Often, we think we’re doing okay, but the financial house we’re building is just a house of cards.
Financial hardship doesn’t always enter with a bang.
And that leads to even more debt and a damaged credit score.
If you’re facing student loan default, you’re not alone.
When I began taking out student loans for university, I had a fool-proof five-year plan for paying them off. Although being a server in New York City can be wildly lucrative at the right establishments, I was working at the kind of restaurant where breaking 0 during a weekend shift was considered good money, and a “raise” meant helping ourselves to as much beer as we could handle without getting caught by the manager.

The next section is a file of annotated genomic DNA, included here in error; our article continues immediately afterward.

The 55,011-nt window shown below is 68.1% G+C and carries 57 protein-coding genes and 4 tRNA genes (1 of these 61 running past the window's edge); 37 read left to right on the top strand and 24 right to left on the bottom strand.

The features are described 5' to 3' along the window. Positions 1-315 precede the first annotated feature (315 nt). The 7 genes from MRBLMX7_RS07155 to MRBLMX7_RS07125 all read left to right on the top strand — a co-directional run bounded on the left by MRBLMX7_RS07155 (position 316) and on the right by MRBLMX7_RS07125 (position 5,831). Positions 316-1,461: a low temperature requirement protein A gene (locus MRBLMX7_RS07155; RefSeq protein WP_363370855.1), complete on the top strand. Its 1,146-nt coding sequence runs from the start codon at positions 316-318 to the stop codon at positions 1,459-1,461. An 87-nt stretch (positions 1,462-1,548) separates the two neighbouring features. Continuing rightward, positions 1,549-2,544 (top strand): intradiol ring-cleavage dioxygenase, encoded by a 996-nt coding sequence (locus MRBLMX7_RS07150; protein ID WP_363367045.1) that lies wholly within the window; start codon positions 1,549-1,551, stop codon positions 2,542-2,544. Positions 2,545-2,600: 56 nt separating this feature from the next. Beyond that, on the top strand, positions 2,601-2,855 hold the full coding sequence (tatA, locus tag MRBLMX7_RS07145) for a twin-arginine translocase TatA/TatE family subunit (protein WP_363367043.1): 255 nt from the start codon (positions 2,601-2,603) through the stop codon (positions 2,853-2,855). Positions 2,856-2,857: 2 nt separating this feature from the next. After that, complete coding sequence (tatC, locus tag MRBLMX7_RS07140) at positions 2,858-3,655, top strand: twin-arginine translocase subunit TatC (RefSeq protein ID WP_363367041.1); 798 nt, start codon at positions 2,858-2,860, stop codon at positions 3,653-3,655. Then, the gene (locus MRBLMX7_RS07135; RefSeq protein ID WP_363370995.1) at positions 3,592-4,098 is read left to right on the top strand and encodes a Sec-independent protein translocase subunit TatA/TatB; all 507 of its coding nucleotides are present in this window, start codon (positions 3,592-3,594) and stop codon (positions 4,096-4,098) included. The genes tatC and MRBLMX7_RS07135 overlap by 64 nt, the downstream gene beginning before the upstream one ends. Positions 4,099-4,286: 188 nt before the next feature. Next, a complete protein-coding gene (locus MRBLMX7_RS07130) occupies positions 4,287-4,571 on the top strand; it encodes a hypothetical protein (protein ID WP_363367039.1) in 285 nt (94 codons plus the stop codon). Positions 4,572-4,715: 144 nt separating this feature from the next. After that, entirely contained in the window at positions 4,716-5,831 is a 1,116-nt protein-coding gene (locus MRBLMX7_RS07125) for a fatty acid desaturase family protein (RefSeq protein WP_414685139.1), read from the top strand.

I was going to go to graduate school, become an elementary school teacher, work in a high-needs public school for five years, and have the rest of my federal debt forgiven. If I stuck with the plan, I didn’t need to worry about those loans at all. We cannot reduce, amend or discontinue the deduction without written authorization from the U. Between paying for both my rent and living expenses, and saving a little bit of cash for going out, it felt like I had nothing left over for my student loan payments.